You could be reading the full-text of this article now if you...

If you have access to this article through your institution,
you can view this article in

Adiponectin, AFABP, and Leptin in Human Breast Milk During 12 Months of Lactation

Bronsky, Jiri*; Mitrova, Katarina*; Karpisek, Michal; Mazoch, Jiri; Durilova, Marianna*; Fisarkova, Barbora§; Stechova, Katerina*; Prusa, Richard; Nevoral, Jiri*

Journal of Pediatric Gastroenterology & Nutrition:
doi: 10.1097/MPG.0b013e3182062fcc
Original Articles: Hepatology and Nutrition
Abstract

Objectives: Adiponectin, adipocyte fatty acid–binding protein (AFABP), and leptin have been shown to be present in human breast milk (BM). We determined intraindividual changes of BM levels of these proteins during 12 months of lactation.

Subjects and Methods: Proteins were measured using a high-sensitivity enzyme-linked immunosorbent assay method in 72 healthy mothers after delivery (day 0, D0) and after 1, 3, 6, and 12 months of lactation.

Results: Adiponectin levels in BM on D0 were 22.8 ± 0.8 (mean ± standard error of the mean), in 1 month (M1) 22.0 ± 0.6, in 3 months (M3) 20.5 ± 0.6, in 6 months (M6) 21.4 ± 0.8, and in 12 months (M12) 25.7 ± 1.4 ng/mL. AFABP levels were 12.3 ± 2.0, 6.2 ± 1.3, 1.3 ± 0.2, 2.5 ± 1.0, and 4.6 ± 1.9 ng/mL, respectively. Leptin levels were 0.3 ± 0.04, 0.2 ± 0.03, 0.1 ± 0.01, 0.1 ± 0.02, and 0.2 ± 0.04 ng/mL, respectively. We found significantly higher levels of adiponectin in M12 in comparison to M3 and M6 (P = 0.0026), higher levels of AFABP in D0 and M1 when compared with M3, M6, and M12 (P < 0.0001), and higher levels of leptin on D0 than in M1, M3, M6, and M12 (P < 0.0001). AFABP levels correlated negatively with infants' body weight in M1, but there was no correlation throughout the lactation period between body weight and other proteins. We found positive correlation between adiponectin, AFABP, and leptin throughout the lactation.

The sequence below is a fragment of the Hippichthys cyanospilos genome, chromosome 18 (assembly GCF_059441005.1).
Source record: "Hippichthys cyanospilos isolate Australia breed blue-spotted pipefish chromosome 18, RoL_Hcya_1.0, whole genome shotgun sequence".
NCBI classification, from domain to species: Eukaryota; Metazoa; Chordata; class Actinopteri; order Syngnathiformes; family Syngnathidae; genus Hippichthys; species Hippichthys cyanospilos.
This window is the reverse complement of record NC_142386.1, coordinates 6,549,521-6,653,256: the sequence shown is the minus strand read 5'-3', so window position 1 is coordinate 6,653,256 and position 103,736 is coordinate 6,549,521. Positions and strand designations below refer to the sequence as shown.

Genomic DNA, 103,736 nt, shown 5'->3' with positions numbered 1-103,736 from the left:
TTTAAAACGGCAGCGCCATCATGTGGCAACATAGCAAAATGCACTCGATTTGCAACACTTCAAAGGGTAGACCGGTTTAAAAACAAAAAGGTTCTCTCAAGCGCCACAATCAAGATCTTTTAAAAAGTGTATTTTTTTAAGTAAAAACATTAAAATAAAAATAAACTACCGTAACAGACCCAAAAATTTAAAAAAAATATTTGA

Conclusions: All of the hormones were detectable in BM up to 12 months of lactation, with decreasing trend until M3 and subsequent increase till M12. We speculate that higher levels in M6 and M12 may be caused by longer intervals between breast-feeding due to the introduction of complementary food.

Author Information

*Department of Paediatrics, 2nd Medical Faculty, Charles University and University Hospital Motol, Czech Republic

Department of Clinical Biochemistry and Pathobiochemistry, 2nd Medical Faculty, University Hospital Motol, Prague, Czech Republic

Department of Human Pharmacology and Toxicology, Faculty of Pharmacy, University of Veterinary and Pharmaceutical Sciences, Brno, Czech Republic

§Department of Neonatology, 2nd Medical Faculty, Charles University and University Hospital Motol, Prague, Czech Republic.

Received 31 July, 2010

Accepted 9 November, 2010

Address correspondence and reprint requests to Jiri Bronsky, MD, PhD, Department of Paediatrics, 2nd Medical Faculty, Charles University and University Hospital Motol, V Úvalu 84, 150 06, Prague 5, Czech Republic (e-mail: bronsky@email.cz).

The present study was supported by research grant VZ MZO 64203/6903 (VZ FNM 2005).

The authors report no conflicts of interest.

Copyright 2011 by ESPGHAN and NASPGHAN